About two weeks after the incident, I was transferred to the Brayman’s Facility, which isn’t much better than the hospital. It’s located over on the side of town near the garbage dump and an old trailer park. The room is bare, with plain white walls, no decorations and a stained linoleum floor. The air smells a little less sterilized, but the garbage dump odor drifts into my room sometimes. There’s not so much death lingering over everyone’s heads, but people really like to talk about it. I’ve been here for only a few days and I’m not sure when I’ll be ready to leave yet. I’m not sure about a lot of things.

  I’m lying in bed, which I do a lot, staring out the window, wondering what Callie is doing right now. I hope something fun that makes her happy and smile.

  It’s almos
t time for my checkup so I slowly sit up in the bed, placing my hand over my side where I was stitched up. The knife miraculously missed my organs and it was actually the less severe of my injuries. I was lucky. That’s what everyone kept telling me. I was also lucky I didn’t cut any major arteries on my wrist. Lucky.

  Lucky. Lucky. The word keeps getting thrown around, like everyone’s trying to remind me how precious life is. I don’t believe in luck though, and I’m not even sure I believe that surviving means I’m lucky.

  Several times while I was in the hospital, I thought about telling someone what really happened, but I was so doped up on painkillers that I couldn’t seem to clear my head enough to get around to it. When the fog in my brain finally cleared, I saw the situation for what it was. I’d just kicked Caleb’s ass, I was considered unstable, and the scars on my body raised concern for self-mutilation. I’d be going up against my father and I’d lose, like I always have. There was no point in telling anyone what really happened. People would see only what they want to.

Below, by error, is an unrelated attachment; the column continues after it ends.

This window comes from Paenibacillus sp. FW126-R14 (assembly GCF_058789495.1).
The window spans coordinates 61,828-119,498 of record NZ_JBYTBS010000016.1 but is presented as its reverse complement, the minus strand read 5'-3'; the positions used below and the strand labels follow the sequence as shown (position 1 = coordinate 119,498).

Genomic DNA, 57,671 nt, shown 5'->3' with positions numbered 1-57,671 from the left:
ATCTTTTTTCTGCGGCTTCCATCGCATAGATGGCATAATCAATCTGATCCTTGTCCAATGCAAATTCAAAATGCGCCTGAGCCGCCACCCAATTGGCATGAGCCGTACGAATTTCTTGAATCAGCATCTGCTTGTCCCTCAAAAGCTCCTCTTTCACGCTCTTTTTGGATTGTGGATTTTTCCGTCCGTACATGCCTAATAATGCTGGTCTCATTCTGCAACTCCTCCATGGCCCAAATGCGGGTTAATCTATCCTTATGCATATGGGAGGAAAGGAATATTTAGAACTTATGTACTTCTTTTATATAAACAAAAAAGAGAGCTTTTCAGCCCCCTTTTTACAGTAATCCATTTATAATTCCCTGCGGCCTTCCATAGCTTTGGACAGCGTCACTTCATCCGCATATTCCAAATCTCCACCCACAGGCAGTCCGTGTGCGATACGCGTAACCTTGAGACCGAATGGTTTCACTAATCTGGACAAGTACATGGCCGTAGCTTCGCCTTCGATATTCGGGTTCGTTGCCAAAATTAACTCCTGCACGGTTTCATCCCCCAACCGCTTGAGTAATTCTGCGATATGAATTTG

The nurse enters my room with my chart in her hand and a cheery smile on her face. She’s older, with blonde hair and dark roots, and she always has red lipstick on her teeth.

  “How you doin’ today, hun?” she ask in a high voice, like I’m a child. It’s the same tone the doctors use on me because I’m the kid who tried to slit his wrists and then stabbed himself with a kitchen knife.

  “I’m fine,” I reply and take the little white pills she offers me. I don’t know what they’re for, but I think they’re some kind of sedative because every time I swallow them I fall in and out of consciousness. Which is fine. It numbs the pain, and that’s all I’ve ever wanted.

  Ten minutes after the pills go down my throat, drowsiness takes over and I lie down in the bed. I’m about to fall asleep when the familiar scent of expensive perfume burns at my nostrils. I keep my eyes shut. I don’t want to talk to her and pretend everything’s okay and that my father didn’t stab me. I hate pretending that she doesn’t know and that she’s worried about me.

  “Kayden, are you awake?” she asks in a sedated tone, which means she’s on something. She pokes my arm with her fingernail and the gesture is rough and scratches my skin. I shut my eyes tighter and cross my arms, wishing she would scrape it harder, cut the skin open and erase everything I’m feeling.

  “Kayden Owens. ” Her sharp voice is like nails on a chalkboard. “Listen, I know you don’t want to hear this, but it’s time to get your shit together. Get up, start eating better, and prove to the doctors that you’re okay to come home. ”

  I say nothing and don’t open my eyes. I just listen to my heart beat. Thump, thump. Thump, thump.

  Her breathing accelerates. “Kayden Owens, I will not let you ruin this family’s reputation. Now fix this mess. ” She grabs the blanket and flings it off me. “Get up, go to therapy, and prove you’re not a threat to yourself. ”